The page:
NY: In that same opening monologue to Manhattan, Isaac says, joking in part, that New York has become a metaphor for the decay of contemporary culture. Back in 1979, people would have understood what you meant. Now maybe a little less so, because New York isn’t in quite a state of decay. Have we lost something by losing the decay?
WA: We don’t miss the decay, but we do miss the middle class. It’s a shame that you can’t live on this isle of Manhattan unless you have money. When I first moved here from Brooklyn, I moved into a one-room apartment, but it was right off Park Avenue in the Sixties. And it was $125 a month. I don’t know how all these people who come to New York to seek fame and fortune do it. I guess they wind up living in Brooklyn and Hoboken.
NY: When you go to Brooklyn now, you must find it unimaginably different from the Brooklyn you grew up in.
WA: Yes, there are certain parts of Brooklyn that have become very, very desirable. My old neighborhood, as it turns out, became Hasidic. Which is, for me, the kiss of death.
NY: So many of the signature aspects of New York in your earlier movies—the independent bookstores, a grittier artists’ Soho, Checker cabs, revival houses … they’re all gone. Do you mourn that? Are you essentially nostalgic by nature?
WA: Yes, I mourn that, for sure. There are times where I’d finish a movie, like Everyone Says I Love You, and five places in the movie would be gone before it came out. Le Cirque would be gone. The bookstore on Madison Avenue would be gone. I couldn’t keep up with the rate of change, and the change was always the progression, really, of opulence. I especially mourn the movie houses, because when I grew up in Brooklyn, you only had to walk three blocks to go to a movie theater. They were ubiquitous.
NY: Do you still go to movies in theaters?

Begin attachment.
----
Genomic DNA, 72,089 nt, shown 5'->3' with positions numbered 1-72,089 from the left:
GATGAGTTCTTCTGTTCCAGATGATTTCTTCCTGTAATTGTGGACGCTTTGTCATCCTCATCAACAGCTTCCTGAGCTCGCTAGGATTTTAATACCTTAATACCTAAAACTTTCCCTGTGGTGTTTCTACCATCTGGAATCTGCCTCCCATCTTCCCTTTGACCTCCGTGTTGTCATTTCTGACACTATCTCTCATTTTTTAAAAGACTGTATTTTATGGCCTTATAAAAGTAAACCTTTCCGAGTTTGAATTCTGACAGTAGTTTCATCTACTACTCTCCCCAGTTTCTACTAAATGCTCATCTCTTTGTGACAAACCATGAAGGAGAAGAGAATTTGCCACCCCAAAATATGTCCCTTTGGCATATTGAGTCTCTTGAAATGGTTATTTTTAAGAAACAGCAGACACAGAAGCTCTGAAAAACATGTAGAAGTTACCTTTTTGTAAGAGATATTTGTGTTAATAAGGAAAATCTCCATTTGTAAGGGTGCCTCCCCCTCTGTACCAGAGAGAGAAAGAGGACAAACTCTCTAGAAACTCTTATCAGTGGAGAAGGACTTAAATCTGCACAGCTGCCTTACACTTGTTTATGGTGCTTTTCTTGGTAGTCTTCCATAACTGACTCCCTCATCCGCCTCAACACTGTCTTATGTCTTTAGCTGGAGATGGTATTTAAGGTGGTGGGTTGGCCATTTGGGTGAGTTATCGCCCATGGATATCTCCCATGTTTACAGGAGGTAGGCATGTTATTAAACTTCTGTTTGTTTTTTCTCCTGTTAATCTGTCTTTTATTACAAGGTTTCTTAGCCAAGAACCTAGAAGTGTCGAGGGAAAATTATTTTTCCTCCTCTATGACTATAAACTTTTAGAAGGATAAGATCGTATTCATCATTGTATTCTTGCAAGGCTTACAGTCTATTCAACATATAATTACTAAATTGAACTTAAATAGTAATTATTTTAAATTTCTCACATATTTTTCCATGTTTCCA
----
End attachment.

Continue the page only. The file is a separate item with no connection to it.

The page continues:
WA: I don’t, because I have this [gesturing to the screening room], and so it’s much easier for me to call up and say, “Can I get a print of The Women sent over here?” and I can just come in here with a couple of friends on a Saturday night and see it. But when I drive down the street and I see a marquee and now it says Duane Reade, it’s awful.
‘People still have existential anxiety. It just may not be expressed in Hebraic idiom.’
NY: Is there anything about the new New York that’s better?
WA: Uh, well, it’s safer. But, you know, I think change of this sort is almost always negative. Things degenerate.
WA: Look, I thought movies got better. They’re not now—
NY: I read an interview recently where you named your favorite movies in different categories. I think the most recent film you had on any list is Airplane.
WA: Yeah, I have a soft spot for that film. There have been other funny movies since, but that is a funny one. But I grew up in what they called the Golden Age of Movies. Really, it was the golden age of movie stars. William Powell and Fred MacMurray and Edward G. Robinson. The stars had some kind of charismatic hold that later stars don’t have.
NY: And why is that?
WA: Because the screens were big and the world was not as small, and Hollywood was a distant place. They acted out myths. Now, it would be hard to find better actors than, you know, Robert De Niro and Al Pacino, but the public sees them as guys in the neighborhood. The world’s gotten much more casual; it’s not as dressy as it was. But the movies themselves, when you think back to the so-called Golden Age, were junk for the most part. When we started to get into the late sixties or seventies, though, there was a little rush when cinema moved away from centering on the star and started to center more on the directors. And suddenly, we started to have good movies. Of course, we’ve taken a turn recently when the studios realized that it was to their advantage to spend $100 million and up on a movie because they could make $300 million, and what is the point of making a fine movie that makes $15 million, which was good enough years ago? They want to gamble for bigger stakes, and who can fault them, that’s the business they’re in. So the films have taken a big hit.
NY: Do you think audiences are less sophisticated?
WA: People are always talking about the dumbing down of the country. Now, it’s hard to believe that they could be dumber now than they were in my time. Theoretically that can’t be. But when you look around at Broadway theater and films, it’s hard to argue with the fact that we’re going through a period of coarsened public taste. And yet you don’t want to be caught saying that because then it seems like you’re one of those people saying, In my day, it was great. You know, it wasn’t that great in my day either. I’m sure if you went back to the 1800s and the 1500s and the Greeks, they would say garbage sells, too.